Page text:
It figures. When our Bears are finally in position to capture a conference crown for the first time in half a century, a lot of Cal fans seem either disappointed, apathetic, or looking ahead to other things. It might be the nature of Cal fandom to be so miserable about everything, but you'd think that our fans would be super-revved up now for a conference title bid.
But with only two weeks left in the season, there is literally zero buzz about our team. It's just not there.
Mike Montgomery's Golden Bears are in an uncertain position heading into the final two weeks of the season. The Bears could capture a conference title. They could go to the NCAA tournament. They could do neither. They could do both. Almost all of it will come down to what happens Thursday and Saturday, when all Cal's seniors need to do is win their final two games at Haas to wrap up at least a share of the title.
You'd think there'd be more excitement and anticipation about this sort of breakthrough. But I'd have to describe the attitude taken by most Cal fans as...lethargic. I sure don't feel a lot of excitement, and Coach Montgomery has resorted to desperate measures before our final homestand.
Coach Mike Montgomery ended his postgame radio interview by imploring folks to come out to Haas Pavilion this week for the team's final two home games, Thursday against Arizona and Saturday against Arizona State. Roxy Bernstein, the team's play-by-play announcer, was practically begging fans to come out and get behind the team. "Where are the fans?" Bernstein asked. "They are missing." .. The percentage of capacity for the Bears at home, where they are 13-1, is slightly less than 75 percent — considerably lower than that of the almost 91 percent the Warriors get at Oracle Arena. It hasn't mattered that Haas (11,877) is smaller than Oracle (19,596), that the Bears have the vastly superior record or that they have the cheaper ticket.
Coach Mike Montgomery ended his postgame radio interview by imploring folks to come out to Haas Pavilion this week for the team's final two home games, Thursday against Arizona and Saturday against Arizona State.
Roxy Bernstein, the team's play-by-play announcer, was practically begging fans to come out and get behind the team.
"Where are the fans?" Bernstein asked. "They are missing."
The percentage of capacity for the Bears at home, where they are 13-1, is slightly less than 75 percent — considerably lower than that of the almost 91 percent the Warriors get at Oracle Arena. It hasn't mattered that Haas (11,877) is smaller than Oracle (19,596), that the Bears have the vastly superior record or that they have the cheaper ticket.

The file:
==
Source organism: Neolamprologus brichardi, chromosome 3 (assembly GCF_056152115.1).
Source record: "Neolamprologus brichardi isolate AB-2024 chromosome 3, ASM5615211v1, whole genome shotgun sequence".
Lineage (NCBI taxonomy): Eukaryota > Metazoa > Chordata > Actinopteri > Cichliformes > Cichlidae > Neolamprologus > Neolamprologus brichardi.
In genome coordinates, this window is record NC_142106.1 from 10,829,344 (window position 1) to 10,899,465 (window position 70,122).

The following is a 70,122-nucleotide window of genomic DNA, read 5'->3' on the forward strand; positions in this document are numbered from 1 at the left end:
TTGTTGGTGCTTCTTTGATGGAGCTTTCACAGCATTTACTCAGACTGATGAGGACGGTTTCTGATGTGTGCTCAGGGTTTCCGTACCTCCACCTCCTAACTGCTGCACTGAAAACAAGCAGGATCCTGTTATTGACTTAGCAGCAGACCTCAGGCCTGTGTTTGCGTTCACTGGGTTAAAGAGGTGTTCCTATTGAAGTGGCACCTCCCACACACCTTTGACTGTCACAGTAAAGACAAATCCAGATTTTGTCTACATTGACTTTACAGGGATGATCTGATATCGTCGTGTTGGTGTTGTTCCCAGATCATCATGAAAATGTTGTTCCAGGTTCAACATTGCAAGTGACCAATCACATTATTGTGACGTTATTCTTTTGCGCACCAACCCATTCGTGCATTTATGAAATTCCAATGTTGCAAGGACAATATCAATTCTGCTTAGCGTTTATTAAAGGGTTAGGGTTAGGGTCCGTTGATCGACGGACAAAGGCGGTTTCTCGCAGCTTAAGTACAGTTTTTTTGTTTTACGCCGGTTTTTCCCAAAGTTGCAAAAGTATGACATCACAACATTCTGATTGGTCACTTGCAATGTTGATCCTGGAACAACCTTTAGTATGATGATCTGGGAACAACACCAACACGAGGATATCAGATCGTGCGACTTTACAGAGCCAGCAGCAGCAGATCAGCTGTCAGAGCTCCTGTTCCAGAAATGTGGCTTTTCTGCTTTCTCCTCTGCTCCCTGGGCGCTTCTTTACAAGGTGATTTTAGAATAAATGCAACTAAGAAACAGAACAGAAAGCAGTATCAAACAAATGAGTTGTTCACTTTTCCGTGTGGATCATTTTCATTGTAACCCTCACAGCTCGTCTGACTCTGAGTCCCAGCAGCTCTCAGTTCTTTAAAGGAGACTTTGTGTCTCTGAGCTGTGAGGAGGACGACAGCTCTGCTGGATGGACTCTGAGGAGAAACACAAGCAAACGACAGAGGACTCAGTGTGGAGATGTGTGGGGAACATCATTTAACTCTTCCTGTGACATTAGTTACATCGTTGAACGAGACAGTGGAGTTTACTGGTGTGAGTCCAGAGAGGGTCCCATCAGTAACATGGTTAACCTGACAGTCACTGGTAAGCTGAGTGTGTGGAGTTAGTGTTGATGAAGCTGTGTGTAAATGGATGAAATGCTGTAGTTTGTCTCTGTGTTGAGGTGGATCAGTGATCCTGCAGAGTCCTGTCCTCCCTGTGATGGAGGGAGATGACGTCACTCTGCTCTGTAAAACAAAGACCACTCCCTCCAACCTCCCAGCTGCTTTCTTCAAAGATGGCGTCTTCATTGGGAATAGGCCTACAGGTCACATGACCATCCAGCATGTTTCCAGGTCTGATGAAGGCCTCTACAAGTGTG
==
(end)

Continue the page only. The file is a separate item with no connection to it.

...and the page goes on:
There are plenty of reasons for this apathy, but I'm guessing much of it stems from the weakness of our conference. The Pac-10 might be lucky to get two teams in. If projections hold, the Pac-10 champion could have six conference losses. That would be almost as bad as the Furd's '99 Rose Bowl bid. Not a lot to get excited about there.
After the jump, let's explore some of the reasons our fanbase has been curiously apathetic about our Golden Hoopsters."But the totally arbitrary preseason polls told me we'd be much better!": What's probably cursed the Bears the most is their fall from that totally overrated preseason rank. The ignorant pollsters were as hilariously wrong about the Bears in basketball as they were in football, discounting the lack of a true big man and Harper Kamp's doubtful status for the season. Of course Bears fans fell right back into that trap of believing the 'experts' rather than judging this team with their own eyes.
But when have journalists ever predicted things right? Someone from the Pac-10 had to go into the top 25, and it should be Cal, right?
Whether we'd have beaten any of the top 25 teams at full-strength is irrelevant now, but you'd have to say those national setbacks in New York and Lawrence have worked out for us in terms of getting that at-large bid. The Bears have played tough opponents, they've earned their RPI, and they're still in good position for an at-large bid--assuming they win the conference.
How they HAVEN'T worked for us is that interest in this team has totally nosedived. Because a lot of us expected Cal to be much better than they were, and because most Cal fans seem to care more about March Madness than the actual season or even our team, much of the interest has been muted. Add in a pretty tumultuous football season before all of that, and it seems like a lot of us are more interested in taking a break.
Basically, it's a malaise of "Who cares? We're one-and-done even if we make it to the tourney." Talk about pussyfooting.
The "wow" factor: It's kinda strange saying that we lack this, but it couldn't be more true. We're very efficient. We make high percentage plays, taking open jumpers or giving up the ball when it's not there. We give the extra pass. We play very well on defense (sometimes). All those basketball cliches. In other words, this hasn't been a team that a lot of people are telling these friends, "Wow, I have to go watch these guys tonight." It's more of a private treasure.